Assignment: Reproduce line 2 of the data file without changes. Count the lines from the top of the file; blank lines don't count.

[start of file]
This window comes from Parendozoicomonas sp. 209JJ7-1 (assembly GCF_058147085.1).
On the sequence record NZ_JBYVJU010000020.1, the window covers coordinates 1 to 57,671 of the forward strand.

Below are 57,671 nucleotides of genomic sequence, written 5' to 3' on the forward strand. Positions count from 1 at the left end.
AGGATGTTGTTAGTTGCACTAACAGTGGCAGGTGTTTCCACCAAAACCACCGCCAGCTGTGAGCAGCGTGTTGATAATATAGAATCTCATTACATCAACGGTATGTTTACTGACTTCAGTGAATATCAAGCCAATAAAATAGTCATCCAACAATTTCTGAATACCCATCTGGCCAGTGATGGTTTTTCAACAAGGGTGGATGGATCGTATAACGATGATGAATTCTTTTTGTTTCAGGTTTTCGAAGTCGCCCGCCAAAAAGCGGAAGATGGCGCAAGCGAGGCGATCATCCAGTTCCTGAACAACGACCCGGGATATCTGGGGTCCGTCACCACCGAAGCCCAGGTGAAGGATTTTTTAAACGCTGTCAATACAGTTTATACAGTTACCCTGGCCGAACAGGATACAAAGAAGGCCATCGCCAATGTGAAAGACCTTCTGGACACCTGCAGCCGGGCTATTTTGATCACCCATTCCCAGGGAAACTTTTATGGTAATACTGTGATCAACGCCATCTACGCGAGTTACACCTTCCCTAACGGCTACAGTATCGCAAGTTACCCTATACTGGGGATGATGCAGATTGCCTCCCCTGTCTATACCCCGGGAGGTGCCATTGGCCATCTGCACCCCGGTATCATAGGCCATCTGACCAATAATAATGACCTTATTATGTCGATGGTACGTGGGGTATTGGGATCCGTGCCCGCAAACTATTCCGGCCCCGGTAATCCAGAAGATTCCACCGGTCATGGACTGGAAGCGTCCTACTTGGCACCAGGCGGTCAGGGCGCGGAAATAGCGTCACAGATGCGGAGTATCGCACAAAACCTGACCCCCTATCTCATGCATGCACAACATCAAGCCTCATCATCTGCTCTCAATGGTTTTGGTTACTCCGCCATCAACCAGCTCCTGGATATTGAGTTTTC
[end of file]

On the sequence record NZ_JBYVJU010000020.1, the window covers coordinates 1 to 57,671 of the forward strand.